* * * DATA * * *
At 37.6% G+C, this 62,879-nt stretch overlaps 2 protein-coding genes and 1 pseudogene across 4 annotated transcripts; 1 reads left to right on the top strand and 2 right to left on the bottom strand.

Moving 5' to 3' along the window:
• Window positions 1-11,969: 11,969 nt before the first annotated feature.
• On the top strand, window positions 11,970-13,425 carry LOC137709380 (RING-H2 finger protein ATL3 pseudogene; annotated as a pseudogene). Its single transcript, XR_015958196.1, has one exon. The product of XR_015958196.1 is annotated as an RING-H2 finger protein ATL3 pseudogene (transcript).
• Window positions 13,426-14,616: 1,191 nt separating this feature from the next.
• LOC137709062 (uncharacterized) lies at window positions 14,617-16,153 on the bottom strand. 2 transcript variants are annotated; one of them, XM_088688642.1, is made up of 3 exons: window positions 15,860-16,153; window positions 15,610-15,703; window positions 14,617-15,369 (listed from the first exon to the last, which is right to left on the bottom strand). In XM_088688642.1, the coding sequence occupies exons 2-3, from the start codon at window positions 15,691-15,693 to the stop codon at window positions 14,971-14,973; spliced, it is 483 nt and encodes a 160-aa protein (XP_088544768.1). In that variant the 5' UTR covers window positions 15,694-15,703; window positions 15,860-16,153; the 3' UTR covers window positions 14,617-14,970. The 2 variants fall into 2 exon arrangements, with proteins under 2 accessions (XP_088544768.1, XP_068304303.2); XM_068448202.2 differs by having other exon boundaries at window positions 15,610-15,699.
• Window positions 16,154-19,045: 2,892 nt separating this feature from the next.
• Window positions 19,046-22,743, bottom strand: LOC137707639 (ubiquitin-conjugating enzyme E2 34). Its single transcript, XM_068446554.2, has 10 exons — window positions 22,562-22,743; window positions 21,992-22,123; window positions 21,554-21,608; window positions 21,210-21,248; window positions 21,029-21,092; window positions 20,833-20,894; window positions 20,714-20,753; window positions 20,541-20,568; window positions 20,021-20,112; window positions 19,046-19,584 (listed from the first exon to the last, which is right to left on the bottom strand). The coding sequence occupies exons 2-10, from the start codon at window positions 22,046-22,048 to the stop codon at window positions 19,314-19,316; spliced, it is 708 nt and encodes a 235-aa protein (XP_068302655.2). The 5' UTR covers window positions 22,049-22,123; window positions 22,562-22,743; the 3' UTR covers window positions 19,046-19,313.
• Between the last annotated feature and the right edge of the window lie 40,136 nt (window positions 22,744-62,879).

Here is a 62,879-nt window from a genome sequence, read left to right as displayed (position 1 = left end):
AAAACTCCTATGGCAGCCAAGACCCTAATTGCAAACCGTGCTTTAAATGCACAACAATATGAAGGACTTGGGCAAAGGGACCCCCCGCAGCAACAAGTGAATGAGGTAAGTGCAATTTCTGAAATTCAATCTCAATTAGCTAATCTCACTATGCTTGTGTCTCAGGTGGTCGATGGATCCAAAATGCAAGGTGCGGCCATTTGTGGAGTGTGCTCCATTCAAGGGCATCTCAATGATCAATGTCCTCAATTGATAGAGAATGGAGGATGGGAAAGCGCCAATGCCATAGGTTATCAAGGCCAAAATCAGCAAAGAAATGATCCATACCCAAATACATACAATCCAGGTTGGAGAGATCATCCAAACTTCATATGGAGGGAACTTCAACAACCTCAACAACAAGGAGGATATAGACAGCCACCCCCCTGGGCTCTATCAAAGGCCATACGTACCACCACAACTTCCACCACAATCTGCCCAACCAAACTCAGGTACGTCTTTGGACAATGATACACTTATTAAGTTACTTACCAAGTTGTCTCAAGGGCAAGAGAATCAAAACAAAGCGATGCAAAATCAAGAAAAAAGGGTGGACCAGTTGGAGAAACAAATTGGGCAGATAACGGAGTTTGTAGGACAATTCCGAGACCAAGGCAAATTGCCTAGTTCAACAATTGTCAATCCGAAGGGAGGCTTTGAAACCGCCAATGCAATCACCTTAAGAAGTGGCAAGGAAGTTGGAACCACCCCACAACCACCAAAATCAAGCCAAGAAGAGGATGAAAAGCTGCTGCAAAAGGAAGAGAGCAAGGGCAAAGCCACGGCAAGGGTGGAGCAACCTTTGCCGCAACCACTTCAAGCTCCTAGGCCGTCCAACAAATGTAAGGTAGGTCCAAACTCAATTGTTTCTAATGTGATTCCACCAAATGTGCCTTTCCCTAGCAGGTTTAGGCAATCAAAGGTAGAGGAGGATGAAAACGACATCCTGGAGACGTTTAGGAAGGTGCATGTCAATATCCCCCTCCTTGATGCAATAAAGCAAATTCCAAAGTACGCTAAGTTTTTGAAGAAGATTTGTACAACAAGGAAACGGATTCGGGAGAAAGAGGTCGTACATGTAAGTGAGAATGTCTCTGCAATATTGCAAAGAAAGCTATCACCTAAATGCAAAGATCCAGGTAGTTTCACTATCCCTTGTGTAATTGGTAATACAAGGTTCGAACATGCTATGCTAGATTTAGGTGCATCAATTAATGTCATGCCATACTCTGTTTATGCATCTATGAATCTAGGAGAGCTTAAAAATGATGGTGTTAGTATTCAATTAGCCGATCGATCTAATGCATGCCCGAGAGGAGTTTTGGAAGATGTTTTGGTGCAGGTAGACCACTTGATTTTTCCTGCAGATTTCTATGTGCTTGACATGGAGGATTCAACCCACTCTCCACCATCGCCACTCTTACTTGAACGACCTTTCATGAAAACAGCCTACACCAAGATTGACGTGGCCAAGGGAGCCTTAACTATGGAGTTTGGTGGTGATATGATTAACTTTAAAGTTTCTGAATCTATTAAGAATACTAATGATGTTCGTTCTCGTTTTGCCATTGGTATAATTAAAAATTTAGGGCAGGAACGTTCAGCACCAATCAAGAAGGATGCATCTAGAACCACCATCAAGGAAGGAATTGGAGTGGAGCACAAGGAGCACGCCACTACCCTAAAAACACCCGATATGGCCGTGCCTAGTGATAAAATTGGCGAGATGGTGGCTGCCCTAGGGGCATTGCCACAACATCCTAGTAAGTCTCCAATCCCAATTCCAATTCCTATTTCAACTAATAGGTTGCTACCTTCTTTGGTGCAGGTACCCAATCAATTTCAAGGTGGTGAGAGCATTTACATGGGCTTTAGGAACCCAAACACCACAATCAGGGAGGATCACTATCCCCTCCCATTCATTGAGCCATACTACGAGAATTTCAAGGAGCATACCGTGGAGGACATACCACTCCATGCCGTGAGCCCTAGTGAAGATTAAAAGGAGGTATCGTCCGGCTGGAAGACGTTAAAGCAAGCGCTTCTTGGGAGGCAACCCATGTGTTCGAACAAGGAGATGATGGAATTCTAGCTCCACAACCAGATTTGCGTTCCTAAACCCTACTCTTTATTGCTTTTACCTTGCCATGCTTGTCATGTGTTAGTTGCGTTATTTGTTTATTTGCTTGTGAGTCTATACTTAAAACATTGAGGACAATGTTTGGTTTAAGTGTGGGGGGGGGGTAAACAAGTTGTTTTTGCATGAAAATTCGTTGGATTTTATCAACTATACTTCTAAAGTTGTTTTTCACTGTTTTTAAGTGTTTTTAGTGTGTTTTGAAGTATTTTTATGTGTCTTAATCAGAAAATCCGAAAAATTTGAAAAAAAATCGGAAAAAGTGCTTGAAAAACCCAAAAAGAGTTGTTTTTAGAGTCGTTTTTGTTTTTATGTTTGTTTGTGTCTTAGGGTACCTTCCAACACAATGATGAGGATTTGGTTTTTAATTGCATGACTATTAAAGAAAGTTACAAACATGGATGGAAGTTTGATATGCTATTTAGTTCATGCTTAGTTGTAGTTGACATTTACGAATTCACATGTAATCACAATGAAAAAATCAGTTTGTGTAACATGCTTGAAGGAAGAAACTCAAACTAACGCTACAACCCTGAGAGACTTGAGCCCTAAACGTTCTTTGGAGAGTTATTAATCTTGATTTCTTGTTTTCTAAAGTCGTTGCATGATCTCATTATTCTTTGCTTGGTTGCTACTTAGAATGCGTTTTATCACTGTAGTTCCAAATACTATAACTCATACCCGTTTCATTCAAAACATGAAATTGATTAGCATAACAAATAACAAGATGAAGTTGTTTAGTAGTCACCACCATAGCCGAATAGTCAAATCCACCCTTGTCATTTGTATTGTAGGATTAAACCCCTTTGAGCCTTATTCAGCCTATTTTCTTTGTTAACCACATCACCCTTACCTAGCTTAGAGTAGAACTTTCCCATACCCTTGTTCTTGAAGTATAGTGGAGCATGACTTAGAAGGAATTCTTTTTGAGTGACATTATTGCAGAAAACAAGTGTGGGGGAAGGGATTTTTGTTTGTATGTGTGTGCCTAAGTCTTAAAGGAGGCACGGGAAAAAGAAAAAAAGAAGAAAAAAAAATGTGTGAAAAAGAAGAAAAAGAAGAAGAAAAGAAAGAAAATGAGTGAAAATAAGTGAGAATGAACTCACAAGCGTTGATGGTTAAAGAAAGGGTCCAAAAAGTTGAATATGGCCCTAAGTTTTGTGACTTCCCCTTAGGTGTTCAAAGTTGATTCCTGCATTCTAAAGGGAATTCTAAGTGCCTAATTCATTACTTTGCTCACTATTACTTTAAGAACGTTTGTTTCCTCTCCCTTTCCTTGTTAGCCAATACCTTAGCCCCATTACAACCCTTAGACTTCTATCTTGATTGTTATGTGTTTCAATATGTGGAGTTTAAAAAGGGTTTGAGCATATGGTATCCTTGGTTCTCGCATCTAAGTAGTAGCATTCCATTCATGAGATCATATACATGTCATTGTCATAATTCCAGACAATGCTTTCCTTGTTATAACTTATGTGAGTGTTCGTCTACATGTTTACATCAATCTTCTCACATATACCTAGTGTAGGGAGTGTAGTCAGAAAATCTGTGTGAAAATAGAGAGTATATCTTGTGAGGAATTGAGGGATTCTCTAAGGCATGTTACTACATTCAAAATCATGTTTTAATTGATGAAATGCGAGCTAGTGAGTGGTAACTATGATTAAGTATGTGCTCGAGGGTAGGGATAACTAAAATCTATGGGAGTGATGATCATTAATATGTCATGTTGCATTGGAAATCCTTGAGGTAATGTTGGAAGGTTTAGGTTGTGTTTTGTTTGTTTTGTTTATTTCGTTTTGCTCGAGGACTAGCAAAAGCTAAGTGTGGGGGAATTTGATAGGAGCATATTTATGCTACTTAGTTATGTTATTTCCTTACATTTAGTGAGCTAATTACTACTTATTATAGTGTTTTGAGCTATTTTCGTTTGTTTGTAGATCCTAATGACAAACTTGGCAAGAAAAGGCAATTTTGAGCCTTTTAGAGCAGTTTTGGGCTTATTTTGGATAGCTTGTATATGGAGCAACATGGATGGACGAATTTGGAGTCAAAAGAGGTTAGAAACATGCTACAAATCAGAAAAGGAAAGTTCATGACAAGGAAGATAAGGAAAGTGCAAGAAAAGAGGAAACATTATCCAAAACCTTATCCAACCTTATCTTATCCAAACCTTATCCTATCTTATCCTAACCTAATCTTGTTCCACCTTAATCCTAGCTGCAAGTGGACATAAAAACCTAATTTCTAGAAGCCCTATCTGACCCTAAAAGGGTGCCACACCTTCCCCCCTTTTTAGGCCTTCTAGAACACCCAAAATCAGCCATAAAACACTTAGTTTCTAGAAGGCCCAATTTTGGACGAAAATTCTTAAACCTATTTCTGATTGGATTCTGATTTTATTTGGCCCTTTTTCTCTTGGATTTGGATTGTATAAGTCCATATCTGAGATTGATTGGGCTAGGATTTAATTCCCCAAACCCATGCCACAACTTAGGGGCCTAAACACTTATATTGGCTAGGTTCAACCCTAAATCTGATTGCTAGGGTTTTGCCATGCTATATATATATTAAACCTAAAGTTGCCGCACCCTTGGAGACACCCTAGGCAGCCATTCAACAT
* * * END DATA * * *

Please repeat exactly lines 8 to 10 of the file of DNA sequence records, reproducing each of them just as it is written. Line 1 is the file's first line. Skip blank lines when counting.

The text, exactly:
• Window positions 19,046-22,743, bottom strand: LOC137707639 (ubiquitin-conjugating enzyme E2 34). Its single transcript, XM_068446554.2, has 10 exons — window positions 22,562-22,743; window positions 21,992-22,123; window positions 21,554-21,608; window positions 21,210-21,248; window positions 21,029-21,092; window positions 20,833-20,894; window positions 20,714-20,753; window positions 20,541-20,568; window positions 20,021-20,112; window positions 19,046-19,584 (listed from the first exon to the last, which is right to left on the bottom strand). The coding sequence occupies exons 2-10, from the start codon at window positions 22,046-22,048 to the stop codon at window positions 19,314-19,316; spliced, it is 708 nt and encodes a 235-aa protein (XP_068302655.2). The 5' UTR covers window positions 22,049-22,123; window positions 22,562-22,743; the 3' UTR covers window positions 19,046-19,313.
• Between the last annotated feature and the right edge of the window lie 40,136 nt (window positions 22,744-62,879).

Here is a 62,879-nt window from a genome sequence, read left to right as displayed (position 1 = left end):